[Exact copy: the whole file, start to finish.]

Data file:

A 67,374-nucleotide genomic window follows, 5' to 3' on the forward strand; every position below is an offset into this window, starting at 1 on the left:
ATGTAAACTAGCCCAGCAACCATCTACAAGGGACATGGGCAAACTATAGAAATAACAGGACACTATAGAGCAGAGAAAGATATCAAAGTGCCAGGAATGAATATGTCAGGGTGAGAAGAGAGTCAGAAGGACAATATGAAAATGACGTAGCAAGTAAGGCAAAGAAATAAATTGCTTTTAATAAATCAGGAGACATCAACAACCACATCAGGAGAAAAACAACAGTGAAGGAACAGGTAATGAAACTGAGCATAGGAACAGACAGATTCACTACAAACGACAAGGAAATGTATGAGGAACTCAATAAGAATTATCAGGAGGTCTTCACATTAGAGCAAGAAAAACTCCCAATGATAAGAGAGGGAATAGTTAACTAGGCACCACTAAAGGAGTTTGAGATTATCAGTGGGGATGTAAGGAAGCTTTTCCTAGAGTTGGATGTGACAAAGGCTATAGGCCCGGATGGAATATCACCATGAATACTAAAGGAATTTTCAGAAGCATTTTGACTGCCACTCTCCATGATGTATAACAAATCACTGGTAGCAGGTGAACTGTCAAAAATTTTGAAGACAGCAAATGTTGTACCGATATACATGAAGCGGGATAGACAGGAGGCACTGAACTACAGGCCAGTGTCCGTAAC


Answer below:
A 67,374-nucleotide genomic window follows, 5' to 3' on the forward strand; every position below is an offset into this window, starting at 1 on the left:
ATGTAAACTAGCCCAGCAACCATCTACAAGGGACATGGGCAAACTATAGAAATAACAGGACACTATAGAGCAGAGAAAGATATCAAAGTGCCAGGAATGAATATGTCAGGGTGAGAAGAGAGTCAGAAGGACAATATGAAAATGACGTAGCAAGTAAGGCAAAGAAATAAATTGCTTTTAATAAATCAGGAGACATCAACAACCACATCAGGAGAAAAACAACAGTGAAGGAACAGGTAATGAAACTGAGCATAGGAACAGACAGATTCACTACAAACGACAAGGAAATGTATGAGGAACTCAATAAGAATTATCAGGAGGTCTTCACATTAGAGCAAGAAAAACTCCCAATGATAAGAGAGGGAATAGTTAACTAGGCACCACTAAAGGAGTTTGAGATTATCAGTGGGGATGTAAGGAAGCTTTTCCTAGAGTTGGATGTGACAAAGGCTATAGGCCCGGATGGAATATCACCATGAATACTAAAGGAATTTTCAGAAGCATTTTGACTGCCACTCTCCATGATGTATAACAAATCACTGGTAGCAGGTGAACTGTCAAAAATTTTGAAGACAGCAAATGTTGTACCGATATACATGAAGCGGGATAGACAGGAGGCACTGAACTACAGGCCAGTGTCCGTAAC